China registered new concern Friday over the fate of its top trading partner, the embattled eurozone, saying the ability of stricken countries to overcome their financial woes is of "crucial importance."
China's support in terms of buying European debt and promoting imports is beneficial to both sides, Vice Foreign Minister Fu Ying told reporters at a briefing ahead of Premier Wen Jiabao's visit next week to Hungary, Britain and Germany.
But she expressed some anxiety over the fate of the eurozone. Greece is at risk of defaulting on its debt even after a massive bailout, and European leaders fear the country's problems could hurt other struggling economies that use the euro, including bailed-out Ireland and Portugal.
"Whether some European countries can overcome their difficulties and recover from the crisis is of crucial importance for China," Fu said.
"Therefore since the advent of the financial crisis, China has on one hand been trying to stimulate our economy and overcome the impact of the crisis, while on the other hand provided support to European countries in their efforts to overcome the financial crisis," she said.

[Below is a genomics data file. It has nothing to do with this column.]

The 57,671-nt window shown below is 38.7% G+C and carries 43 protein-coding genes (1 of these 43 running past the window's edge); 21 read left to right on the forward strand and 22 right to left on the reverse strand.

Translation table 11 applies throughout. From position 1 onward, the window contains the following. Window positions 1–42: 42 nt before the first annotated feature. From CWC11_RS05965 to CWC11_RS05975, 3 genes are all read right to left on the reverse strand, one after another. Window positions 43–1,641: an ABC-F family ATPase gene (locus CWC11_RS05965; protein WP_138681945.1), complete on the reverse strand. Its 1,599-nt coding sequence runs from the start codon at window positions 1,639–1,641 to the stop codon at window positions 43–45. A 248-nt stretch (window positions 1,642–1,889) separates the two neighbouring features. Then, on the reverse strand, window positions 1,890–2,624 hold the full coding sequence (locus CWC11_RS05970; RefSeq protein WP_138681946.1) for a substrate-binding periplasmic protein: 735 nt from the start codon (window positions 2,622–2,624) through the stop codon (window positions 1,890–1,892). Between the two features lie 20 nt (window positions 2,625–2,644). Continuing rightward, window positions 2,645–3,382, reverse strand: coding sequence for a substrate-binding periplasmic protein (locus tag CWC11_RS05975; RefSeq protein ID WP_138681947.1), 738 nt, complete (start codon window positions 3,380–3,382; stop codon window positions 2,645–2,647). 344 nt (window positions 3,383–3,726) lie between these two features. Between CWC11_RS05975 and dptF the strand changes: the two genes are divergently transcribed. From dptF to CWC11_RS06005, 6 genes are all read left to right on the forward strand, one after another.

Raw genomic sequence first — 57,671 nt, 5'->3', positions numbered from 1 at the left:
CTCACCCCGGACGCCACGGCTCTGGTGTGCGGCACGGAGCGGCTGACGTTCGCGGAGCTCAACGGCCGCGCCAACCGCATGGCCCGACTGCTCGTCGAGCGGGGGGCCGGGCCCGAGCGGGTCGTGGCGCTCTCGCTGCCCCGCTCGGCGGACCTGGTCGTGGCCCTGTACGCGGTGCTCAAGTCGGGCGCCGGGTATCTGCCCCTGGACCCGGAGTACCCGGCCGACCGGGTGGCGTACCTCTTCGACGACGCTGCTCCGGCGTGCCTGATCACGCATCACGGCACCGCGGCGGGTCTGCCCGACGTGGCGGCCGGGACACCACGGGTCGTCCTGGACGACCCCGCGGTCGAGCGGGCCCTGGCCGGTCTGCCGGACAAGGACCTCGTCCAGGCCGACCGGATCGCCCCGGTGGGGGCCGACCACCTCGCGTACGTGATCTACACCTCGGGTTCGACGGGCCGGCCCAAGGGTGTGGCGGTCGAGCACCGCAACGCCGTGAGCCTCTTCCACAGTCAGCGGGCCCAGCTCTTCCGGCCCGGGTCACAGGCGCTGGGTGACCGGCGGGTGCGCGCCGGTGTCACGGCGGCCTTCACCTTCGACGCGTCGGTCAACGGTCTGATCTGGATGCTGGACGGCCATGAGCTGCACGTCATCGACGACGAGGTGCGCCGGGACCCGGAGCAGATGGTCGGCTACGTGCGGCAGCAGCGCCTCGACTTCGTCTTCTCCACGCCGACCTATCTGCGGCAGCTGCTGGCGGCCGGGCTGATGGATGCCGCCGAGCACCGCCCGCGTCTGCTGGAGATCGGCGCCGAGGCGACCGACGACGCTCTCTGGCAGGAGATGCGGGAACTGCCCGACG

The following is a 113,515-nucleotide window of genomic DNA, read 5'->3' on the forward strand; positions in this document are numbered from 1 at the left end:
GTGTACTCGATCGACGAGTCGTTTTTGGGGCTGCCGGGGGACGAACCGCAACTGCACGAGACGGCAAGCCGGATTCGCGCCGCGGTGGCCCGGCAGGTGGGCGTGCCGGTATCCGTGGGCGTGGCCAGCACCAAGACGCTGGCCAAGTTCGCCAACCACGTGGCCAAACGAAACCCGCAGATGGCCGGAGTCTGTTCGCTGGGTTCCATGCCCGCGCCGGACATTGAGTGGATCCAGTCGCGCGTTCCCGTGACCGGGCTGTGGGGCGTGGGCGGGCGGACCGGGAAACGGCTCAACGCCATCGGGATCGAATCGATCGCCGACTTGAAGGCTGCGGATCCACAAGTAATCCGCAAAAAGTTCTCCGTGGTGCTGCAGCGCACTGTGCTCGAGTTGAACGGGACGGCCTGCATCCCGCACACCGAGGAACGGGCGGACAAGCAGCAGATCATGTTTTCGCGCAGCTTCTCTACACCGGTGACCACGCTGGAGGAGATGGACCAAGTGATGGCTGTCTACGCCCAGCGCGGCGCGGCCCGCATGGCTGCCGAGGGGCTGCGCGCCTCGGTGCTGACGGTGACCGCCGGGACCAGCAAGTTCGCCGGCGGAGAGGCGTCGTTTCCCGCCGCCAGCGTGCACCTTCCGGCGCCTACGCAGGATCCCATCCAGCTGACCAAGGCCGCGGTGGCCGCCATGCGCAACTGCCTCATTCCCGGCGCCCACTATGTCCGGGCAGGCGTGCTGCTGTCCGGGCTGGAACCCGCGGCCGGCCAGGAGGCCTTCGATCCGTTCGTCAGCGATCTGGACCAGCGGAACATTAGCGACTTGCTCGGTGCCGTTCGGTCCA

China has supported highly indebted European countries, offering last year to buy Greece's debt and reportedly pledging to buy $4 billion in Portuguese government debt.
While China has been quiet on how much money it will actually invest, the pledges from Beijing have temporarily taken some pressure off European debt markets.
No agenda has been announced for Wen's visit, although the European debt crisis is expected to be a major topic of discussion.
Top on the list could be Greece, where rioters have clashed with police in Athens over proposed austerity measures and coalition talks between Greece's government and opposition parties have collapsed, renewing fears of a government debt default.